Unlike big corporations with access to IT infrastructure and expertise, small businesses such as farming operations may not be able to afford or access the same type of expertise. Being aware that “anything connected to the internet is potentially vulnerable to an attack” is an important first step, said Kotak.
He said he often finds that small business owners use the same device for corporate and personal purposes, and some even use their personal email address for business transactions. “Because of that, they are not able to address any issues as they are occurring, and (they are) making themselves more vulnerable.”
How to protect yourself
Although cybercrimes such as the JBS ransomware attack appear to be high-tech, most security breaches are accomplished in low-tech ways, regardless of business size, he said.
Email is the most significant method of breaching a computer system.
“I always tell small businesses and individuals the most dangerous thing that you’re going to do today is open email.”
It’s critical that a farm operator, as well as any staff, understand how to identify a phishing email or an attachment that is malicious (see sidebar). A low-cost option as an added layer of protection is to have a cloud-based email system, such as Microsoft 365, he said. If a suspicious email is identified, it is quarantined and is unlikely to cause harm.
Kotak said understanding what he calls “cyber hygiene” is also key. The first thing to look at is infrastructure. What software and hardware systems are used? Free software, such as video conferencing apps or file sharing apps, often fill an immediate need (as was seen in the beginning of the pandemic), but these can make a system vulnerable.
Secondly, he said farmers need to know if their vendors have cybersecurity checks in place. “Vendors also have a responsibility in this to make sure that their systems are protected.”
Kotak advises farmers to buy from reputable vendors and ask whether they provide training on software updates. Vendors should be asked how data is stored, who has access to it, and whether it is encrypted and stored in a cloud-based system.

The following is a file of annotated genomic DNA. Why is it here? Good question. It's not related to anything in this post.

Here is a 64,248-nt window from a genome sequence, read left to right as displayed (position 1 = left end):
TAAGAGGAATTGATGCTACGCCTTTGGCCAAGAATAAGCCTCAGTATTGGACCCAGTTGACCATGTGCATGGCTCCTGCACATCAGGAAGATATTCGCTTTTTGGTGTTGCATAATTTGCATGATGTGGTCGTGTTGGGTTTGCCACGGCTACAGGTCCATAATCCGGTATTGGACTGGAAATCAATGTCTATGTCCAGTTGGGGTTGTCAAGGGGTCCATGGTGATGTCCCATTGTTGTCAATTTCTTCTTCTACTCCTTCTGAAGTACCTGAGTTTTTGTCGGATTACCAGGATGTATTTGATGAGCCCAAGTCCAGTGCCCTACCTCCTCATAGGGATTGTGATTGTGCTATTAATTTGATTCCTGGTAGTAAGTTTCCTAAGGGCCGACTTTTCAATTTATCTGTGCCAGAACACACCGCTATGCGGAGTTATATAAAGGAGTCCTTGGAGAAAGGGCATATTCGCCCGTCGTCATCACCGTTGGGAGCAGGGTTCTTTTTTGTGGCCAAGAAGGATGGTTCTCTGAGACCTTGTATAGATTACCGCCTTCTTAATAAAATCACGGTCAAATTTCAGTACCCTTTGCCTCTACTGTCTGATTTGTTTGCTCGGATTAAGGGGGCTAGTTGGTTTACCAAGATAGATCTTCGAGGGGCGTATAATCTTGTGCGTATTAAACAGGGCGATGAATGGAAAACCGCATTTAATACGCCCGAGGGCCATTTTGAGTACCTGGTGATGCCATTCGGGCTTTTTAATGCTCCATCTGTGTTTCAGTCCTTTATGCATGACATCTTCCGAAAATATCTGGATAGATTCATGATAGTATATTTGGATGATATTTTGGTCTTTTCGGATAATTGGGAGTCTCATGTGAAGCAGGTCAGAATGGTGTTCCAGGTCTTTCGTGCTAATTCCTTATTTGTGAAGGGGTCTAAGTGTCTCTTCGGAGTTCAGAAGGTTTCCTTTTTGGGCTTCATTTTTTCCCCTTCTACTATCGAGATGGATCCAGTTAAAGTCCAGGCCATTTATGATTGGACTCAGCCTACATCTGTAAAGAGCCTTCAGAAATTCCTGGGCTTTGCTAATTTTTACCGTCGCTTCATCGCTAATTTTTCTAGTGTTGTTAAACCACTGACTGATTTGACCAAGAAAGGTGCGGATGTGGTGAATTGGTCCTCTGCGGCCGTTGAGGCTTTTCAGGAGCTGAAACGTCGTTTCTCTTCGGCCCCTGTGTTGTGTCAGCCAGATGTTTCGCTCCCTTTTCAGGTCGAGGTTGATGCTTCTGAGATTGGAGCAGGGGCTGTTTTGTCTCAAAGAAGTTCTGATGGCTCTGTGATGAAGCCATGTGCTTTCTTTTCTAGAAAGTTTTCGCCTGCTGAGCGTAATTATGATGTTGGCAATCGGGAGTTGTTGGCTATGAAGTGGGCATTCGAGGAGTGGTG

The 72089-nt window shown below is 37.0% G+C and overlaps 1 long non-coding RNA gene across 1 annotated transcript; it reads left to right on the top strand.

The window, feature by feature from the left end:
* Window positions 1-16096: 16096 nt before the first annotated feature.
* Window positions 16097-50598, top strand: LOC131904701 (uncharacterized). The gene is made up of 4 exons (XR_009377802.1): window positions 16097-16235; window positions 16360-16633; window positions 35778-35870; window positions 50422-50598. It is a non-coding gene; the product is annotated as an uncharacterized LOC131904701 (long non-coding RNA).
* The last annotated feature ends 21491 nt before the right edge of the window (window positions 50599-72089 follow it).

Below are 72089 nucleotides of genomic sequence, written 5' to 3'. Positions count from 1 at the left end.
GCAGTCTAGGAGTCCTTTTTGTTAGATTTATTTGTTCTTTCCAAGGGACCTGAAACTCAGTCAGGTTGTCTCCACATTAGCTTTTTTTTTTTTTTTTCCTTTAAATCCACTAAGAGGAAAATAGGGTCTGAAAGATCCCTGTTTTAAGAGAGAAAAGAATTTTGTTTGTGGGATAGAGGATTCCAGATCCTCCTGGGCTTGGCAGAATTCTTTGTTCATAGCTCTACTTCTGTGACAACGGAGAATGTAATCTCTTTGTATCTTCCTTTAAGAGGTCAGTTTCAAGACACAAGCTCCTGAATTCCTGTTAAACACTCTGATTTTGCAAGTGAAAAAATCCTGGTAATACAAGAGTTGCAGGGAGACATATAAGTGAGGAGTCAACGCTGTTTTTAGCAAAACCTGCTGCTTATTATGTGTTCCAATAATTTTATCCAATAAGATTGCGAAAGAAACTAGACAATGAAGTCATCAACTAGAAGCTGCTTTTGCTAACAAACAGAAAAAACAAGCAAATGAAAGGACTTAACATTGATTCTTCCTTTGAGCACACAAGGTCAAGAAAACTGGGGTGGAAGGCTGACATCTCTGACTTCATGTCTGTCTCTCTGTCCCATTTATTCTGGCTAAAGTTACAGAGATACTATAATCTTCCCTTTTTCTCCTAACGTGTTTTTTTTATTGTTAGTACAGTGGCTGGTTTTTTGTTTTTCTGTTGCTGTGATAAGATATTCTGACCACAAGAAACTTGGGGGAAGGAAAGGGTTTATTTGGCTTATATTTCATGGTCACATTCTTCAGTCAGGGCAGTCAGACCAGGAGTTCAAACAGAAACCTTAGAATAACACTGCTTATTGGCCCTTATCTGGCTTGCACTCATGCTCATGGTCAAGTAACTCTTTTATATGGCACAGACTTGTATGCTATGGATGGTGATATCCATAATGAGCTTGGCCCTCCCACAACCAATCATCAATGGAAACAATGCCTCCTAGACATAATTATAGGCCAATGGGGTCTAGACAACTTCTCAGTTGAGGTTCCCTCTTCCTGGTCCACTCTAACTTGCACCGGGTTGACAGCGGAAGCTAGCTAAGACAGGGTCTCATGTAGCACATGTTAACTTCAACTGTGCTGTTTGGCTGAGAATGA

Also important is how often data is backed up, and how the data travels to the cloud. It should be encrypted during transit.
Kotak said buyers should not hesitate to ask questions of vendors, and as an added precaution they should also talk to existing customers if possible and not take a vendor’s word for the safety of products.
Finally, he advises farmers to ensure they adequately back up their files. This can be as simple as having an external hard drive that should be used daily. Alternatively, people can use a cloud-based program such as Microsoft 365 and ensure files are saved in OneDrive.
Tips on how to identify a suspicious email
- Even if an email is from someone you know or is from a reputable source, always hover over the sender’s name to ensure that the email address is correct. Kotak said people are often fooled by looking only at the sender’s name, and don’t notice that the sender isn’t who they think it is. For example, an email from John Smith that should be [email protected] may appear as [email protected]
- Often a phishing email will have spelling or grammatical errors. This is a red flag.
- The wording or tone will seem odd or different from what the sender normally writes, or you will be asked to click on a website link, and the sender does not normally do this.
If in doubt, Kotak advises contacting the person thought to be the sender and confirm.